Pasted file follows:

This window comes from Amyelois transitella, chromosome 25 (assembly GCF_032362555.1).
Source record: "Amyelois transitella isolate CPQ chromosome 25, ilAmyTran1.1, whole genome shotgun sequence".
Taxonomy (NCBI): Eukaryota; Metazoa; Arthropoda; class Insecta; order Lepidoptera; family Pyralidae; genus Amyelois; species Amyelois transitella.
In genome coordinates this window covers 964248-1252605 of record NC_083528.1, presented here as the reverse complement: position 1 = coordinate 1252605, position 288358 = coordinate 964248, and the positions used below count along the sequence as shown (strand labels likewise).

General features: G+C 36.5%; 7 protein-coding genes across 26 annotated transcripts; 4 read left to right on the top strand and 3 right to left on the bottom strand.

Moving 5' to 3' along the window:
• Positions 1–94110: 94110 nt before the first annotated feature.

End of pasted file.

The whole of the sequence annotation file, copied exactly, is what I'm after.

This window comes from Amyelois transitella, chromosome 25 (assembly GCF_032362555.1).
Source record: "Amyelois transitella isolate CPQ chromosome 25, ilAmyTran1.1, whole genome shotgun sequence".
Taxonomy (NCBI): Eukaryota; Metazoa; Arthropoda; class Insecta; order Lepidoptera; family Pyralidae; genus Amyelois; species Amyelois transitella.
In genome coordinates this window covers 964248-1252605 of record NC_083528.1, presented here as the reverse complement: position 1 = coordinate 1252605, position 288358 = coordinate 964248, and the positions used below count along the sequence as shown (strand labels likewise).

General features: G+C 36.5%; 7 protein-coding genes across 26 annotated transcripts; 4 read left to right on the top strand and 3 right to left on the bottom strand.

Moving 5' to 3' along the window:
• Positions 1–94110: 94110 nt before the first annotated feature.